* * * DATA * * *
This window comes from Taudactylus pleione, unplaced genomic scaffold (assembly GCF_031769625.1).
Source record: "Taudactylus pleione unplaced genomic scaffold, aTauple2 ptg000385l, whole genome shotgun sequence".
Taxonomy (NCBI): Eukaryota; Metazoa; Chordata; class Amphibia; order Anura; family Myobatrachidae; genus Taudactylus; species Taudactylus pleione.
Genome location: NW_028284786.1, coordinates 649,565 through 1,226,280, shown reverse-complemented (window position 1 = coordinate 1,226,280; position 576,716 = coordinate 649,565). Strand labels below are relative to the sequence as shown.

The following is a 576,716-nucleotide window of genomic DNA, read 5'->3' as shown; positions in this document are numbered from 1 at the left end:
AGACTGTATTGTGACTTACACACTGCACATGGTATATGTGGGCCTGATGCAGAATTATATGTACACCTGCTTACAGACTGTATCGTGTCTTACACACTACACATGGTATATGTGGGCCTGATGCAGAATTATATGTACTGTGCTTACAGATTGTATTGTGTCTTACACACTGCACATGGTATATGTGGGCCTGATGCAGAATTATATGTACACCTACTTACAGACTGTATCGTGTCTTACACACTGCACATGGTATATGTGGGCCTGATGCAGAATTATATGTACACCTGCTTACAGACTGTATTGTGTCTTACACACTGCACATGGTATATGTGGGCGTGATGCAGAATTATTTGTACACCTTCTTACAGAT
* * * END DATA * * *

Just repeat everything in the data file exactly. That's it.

This window comes from Taudactylus pleione, unplaced genomic scaffold (assembly GCF_031769625.1).
Source record: "Taudactylus pleione unplaced genomic scaffold, aTauple2 ptg000385l, whole genome shotgun sequence".
Taxonomy (NCBI): Eukaryota; Metazoa; Chordata; class Amphibia; order Anura; family Myobatrachidae; genus Taudactylus; species Taudactylus pleione.
Genome location: NW_028284786.1, coordinates 649,565 through 1,226,280, shown reverse-complemented (window position 1 = coordinate 1,226,280; position 576,716 = coordinate 649,565). Strand labels below are relative to the sequence as shown.

The following is a 576,716-nucleotide window of genomic DNA, read 5'->3' as shown; positions in this document are numbered from 1 at the left end:
AGACTGTATTGTGACTTACACACTGCACATGGTATATGTGGGCCTGATGCAGAATTATATGTACACCTGCTTACAGACTGTATCGTGTCTTACACACTACACATGGTATATGTGGGCCTGATGCAGAATTATATGTACTGTGCTTACAGATTGTATTGTGTCTTACACACTGCACATGGTATATGTGGGCCTGATGCAGAATTATATGTACACCTACTTACAGACTGTATCGTGTCTTACACACTGCACATGGTATATGTGGGCCTGATGCAGAATTATATGTACACCTGCTTACAGACTGTATTGTGTCTTACACACTGCACATGGTATATGTGGGCGTGATGCAGAATTATTTGTACACCTTCTTACAGAT